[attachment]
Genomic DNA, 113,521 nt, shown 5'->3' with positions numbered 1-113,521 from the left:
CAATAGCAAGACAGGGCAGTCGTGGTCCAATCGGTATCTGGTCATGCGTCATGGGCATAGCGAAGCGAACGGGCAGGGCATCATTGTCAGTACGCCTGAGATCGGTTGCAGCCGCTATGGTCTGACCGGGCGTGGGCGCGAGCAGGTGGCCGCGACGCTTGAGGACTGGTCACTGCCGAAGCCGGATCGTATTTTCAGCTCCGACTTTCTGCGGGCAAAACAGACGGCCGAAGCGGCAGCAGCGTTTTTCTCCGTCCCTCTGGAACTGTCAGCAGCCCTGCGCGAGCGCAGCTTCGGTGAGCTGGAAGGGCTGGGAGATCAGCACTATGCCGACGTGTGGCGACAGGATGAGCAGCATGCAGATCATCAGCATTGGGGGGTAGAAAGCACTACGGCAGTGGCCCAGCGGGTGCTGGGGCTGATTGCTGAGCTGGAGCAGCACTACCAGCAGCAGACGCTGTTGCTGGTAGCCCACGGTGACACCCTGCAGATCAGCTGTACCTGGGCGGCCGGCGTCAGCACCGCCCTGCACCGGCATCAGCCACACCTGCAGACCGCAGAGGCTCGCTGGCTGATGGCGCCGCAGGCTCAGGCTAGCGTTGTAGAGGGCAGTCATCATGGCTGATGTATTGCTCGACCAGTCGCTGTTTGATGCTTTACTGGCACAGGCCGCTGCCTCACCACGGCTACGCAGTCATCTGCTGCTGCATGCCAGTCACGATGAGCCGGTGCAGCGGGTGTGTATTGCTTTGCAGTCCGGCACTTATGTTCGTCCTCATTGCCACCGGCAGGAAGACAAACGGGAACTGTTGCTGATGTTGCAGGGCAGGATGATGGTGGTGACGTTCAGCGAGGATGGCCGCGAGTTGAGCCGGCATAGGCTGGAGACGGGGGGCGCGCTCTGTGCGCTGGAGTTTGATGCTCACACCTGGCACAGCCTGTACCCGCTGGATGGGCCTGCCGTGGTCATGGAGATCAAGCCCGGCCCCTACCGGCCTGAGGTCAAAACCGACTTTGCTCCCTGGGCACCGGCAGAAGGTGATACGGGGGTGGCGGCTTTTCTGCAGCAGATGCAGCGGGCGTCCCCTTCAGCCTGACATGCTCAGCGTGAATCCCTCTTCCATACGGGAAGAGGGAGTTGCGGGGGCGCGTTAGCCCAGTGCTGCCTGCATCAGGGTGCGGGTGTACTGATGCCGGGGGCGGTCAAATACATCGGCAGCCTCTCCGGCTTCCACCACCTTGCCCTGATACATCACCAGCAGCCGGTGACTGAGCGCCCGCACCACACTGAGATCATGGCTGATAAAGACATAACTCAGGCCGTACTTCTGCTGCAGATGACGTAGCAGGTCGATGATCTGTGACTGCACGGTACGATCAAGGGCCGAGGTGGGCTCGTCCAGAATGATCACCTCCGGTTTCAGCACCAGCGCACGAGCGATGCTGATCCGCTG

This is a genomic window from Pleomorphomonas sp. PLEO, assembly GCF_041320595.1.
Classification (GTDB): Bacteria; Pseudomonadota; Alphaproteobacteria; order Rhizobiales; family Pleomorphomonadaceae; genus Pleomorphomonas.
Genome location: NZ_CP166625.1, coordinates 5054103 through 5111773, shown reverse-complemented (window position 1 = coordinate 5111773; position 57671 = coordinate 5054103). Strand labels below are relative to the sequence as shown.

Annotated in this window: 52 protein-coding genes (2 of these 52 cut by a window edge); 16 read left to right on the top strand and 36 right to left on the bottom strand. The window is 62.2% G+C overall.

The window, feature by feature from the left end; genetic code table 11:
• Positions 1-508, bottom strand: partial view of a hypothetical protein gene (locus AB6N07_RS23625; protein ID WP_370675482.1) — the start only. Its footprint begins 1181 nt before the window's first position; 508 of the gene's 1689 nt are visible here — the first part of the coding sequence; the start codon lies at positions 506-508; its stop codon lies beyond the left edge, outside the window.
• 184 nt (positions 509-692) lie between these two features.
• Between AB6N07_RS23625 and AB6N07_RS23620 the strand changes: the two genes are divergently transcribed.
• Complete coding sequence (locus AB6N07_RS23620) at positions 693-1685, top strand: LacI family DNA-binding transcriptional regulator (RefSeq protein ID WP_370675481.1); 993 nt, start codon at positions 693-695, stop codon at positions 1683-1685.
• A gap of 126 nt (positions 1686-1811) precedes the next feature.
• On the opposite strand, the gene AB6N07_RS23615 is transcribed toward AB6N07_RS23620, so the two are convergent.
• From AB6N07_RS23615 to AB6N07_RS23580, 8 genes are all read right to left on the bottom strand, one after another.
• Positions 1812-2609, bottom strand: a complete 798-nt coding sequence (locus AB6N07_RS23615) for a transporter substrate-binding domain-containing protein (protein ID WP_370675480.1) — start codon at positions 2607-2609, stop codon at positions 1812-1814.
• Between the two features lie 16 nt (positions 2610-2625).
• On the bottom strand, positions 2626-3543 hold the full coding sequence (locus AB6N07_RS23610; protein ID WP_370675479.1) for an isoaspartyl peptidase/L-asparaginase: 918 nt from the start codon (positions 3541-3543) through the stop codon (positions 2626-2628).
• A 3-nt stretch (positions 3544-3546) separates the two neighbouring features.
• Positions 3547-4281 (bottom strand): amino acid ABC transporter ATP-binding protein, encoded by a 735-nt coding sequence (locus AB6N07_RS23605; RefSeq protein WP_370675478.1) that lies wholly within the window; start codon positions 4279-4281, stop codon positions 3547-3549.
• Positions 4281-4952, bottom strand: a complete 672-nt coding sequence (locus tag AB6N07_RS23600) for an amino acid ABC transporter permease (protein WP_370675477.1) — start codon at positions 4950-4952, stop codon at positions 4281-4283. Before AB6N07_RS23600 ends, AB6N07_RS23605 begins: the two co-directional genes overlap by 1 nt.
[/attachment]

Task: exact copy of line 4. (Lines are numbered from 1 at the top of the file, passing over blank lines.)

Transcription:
Classification (GTDB): Bacteria; Pseudomonadota; Alphaproteobacteria; order Rhizobiales; family Pleomorphomonadaceae; genus Pleomorphomonas.